Year XVIII no. 58 December 2015 The Romanian Economic Journal

–  –  –

Source : Financial Statistics, Central Bank of Tunisia and World Development Indicators.

Since the mid-1980s, import ratio and export11 ratio have had consistent co-movements. Tunisia presents a serious external trade deficit due to a sharp drop in traditional exports (e.g. crude oil and phosphates), the importation of most capital equipment and the increase of disposable income leading to a surge in consumer goods imports.

10Taxes on imported goods and services reached 15 % in the 80 and dropped to 5% in the end of decade 2000. Currently, the Tunisian dinar is not a fully convertible currency, although it is convertible for current account transactions. The exchange rate regime is classified as stabilized and aimed at avoiding the build-up of inflationary process.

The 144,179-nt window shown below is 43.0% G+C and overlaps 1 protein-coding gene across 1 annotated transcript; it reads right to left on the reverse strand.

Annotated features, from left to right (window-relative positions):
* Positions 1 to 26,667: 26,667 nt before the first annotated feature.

11 The export-oriented strategy in Tunisia ended up creating a new constituency, which has a stake in export (Bechri and Naccache, 2003).

Year XVIII no. 58 December 2015 The Romanian Economic Journal

3.2. Financial Deepening in Tunisia The Structural Adjustment Program (SAP) initiated in 1986 aimed at a general economic liberalization. Many reforms have been carried out in order to liberalize the banking sector such as the abolition of the Central Bank authorization for loans in 1988, the abolition of financing public firms at preferential conditions, the liberalization of bank margin in 1994, the modernizing and restructuring the public banking system (increase of the minimum capital requirement, the consolidation of financial fundamentals of the banking sector…).